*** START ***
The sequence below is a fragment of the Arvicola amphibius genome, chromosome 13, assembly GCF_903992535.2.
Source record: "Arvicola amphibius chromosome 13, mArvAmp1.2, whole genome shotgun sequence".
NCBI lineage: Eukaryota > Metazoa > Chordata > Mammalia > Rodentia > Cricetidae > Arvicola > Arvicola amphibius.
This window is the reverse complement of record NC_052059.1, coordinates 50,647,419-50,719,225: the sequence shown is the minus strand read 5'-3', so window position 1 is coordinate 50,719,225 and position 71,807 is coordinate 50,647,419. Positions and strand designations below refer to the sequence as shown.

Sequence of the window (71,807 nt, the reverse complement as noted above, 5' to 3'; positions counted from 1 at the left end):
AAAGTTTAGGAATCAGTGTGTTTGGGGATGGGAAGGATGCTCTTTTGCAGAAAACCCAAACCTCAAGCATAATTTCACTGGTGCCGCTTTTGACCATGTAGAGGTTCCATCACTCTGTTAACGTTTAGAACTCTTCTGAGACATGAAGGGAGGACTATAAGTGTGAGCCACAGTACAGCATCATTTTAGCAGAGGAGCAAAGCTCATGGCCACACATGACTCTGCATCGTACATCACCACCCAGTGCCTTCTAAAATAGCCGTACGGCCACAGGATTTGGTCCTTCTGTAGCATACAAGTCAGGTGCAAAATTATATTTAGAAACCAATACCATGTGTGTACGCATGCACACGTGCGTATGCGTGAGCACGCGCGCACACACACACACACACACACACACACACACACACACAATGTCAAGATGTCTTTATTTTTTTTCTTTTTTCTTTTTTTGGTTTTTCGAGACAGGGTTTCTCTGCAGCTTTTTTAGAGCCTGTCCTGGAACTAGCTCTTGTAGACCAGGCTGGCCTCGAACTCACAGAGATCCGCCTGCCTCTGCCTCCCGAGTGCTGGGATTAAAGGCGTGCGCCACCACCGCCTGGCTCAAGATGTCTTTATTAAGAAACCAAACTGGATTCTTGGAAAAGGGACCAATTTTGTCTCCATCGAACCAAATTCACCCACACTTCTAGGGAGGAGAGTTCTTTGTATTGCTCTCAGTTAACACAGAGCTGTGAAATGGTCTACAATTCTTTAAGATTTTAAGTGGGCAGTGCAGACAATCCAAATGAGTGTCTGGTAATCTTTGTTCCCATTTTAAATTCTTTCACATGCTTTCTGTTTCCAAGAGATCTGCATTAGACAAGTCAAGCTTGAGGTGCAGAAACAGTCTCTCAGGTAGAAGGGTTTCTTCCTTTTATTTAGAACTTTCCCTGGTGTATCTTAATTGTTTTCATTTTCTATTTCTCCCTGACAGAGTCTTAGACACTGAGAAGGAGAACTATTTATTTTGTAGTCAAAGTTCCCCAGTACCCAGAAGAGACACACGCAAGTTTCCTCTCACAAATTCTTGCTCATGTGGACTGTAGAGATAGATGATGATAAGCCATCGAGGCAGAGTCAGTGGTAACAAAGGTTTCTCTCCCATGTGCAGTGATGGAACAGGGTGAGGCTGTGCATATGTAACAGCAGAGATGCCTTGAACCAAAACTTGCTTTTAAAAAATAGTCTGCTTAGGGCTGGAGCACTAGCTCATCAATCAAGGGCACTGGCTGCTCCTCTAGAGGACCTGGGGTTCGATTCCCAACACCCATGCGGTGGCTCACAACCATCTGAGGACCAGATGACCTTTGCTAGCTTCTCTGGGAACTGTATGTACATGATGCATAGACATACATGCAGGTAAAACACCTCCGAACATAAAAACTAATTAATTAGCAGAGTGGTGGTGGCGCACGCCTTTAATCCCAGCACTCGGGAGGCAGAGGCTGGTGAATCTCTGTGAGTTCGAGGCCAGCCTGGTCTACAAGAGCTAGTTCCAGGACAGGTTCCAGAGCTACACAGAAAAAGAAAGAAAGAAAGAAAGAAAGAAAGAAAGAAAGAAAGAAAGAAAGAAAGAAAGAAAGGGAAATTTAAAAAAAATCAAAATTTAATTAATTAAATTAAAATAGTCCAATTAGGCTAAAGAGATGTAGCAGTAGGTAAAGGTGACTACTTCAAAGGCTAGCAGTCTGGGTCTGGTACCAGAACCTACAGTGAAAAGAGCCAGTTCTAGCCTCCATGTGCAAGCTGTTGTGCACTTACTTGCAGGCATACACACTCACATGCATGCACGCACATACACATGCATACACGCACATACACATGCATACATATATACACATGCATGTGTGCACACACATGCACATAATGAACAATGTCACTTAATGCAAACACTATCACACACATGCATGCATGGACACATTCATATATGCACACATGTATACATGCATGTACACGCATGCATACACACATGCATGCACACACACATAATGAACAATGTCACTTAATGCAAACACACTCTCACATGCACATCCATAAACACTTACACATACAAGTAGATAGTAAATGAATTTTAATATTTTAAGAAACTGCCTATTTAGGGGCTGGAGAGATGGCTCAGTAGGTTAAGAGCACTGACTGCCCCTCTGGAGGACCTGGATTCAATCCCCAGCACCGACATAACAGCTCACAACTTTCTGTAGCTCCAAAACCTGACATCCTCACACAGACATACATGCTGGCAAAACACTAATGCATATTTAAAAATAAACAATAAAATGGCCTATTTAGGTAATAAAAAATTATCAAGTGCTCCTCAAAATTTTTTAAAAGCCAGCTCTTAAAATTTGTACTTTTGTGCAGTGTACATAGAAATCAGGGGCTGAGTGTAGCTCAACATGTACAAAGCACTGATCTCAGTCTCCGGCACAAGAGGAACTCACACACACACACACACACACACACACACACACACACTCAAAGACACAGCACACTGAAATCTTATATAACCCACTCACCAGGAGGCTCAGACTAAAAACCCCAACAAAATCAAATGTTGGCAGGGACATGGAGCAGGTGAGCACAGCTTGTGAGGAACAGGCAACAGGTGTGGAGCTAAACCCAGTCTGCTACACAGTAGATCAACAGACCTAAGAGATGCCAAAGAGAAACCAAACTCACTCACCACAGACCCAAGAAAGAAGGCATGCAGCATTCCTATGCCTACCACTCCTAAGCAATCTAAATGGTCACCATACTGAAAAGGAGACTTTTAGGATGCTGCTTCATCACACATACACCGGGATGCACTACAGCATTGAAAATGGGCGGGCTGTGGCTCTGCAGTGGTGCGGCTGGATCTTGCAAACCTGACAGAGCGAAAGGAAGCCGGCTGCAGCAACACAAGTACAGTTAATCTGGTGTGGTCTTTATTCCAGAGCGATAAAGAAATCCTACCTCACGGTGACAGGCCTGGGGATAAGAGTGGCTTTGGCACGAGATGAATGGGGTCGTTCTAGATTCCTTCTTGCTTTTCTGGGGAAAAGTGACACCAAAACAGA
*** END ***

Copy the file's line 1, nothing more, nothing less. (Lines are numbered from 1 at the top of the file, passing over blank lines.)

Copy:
The sequence below is a fragment of the Arvicola amphibius genome, chromosome 13, assembly GCF_903992535.2.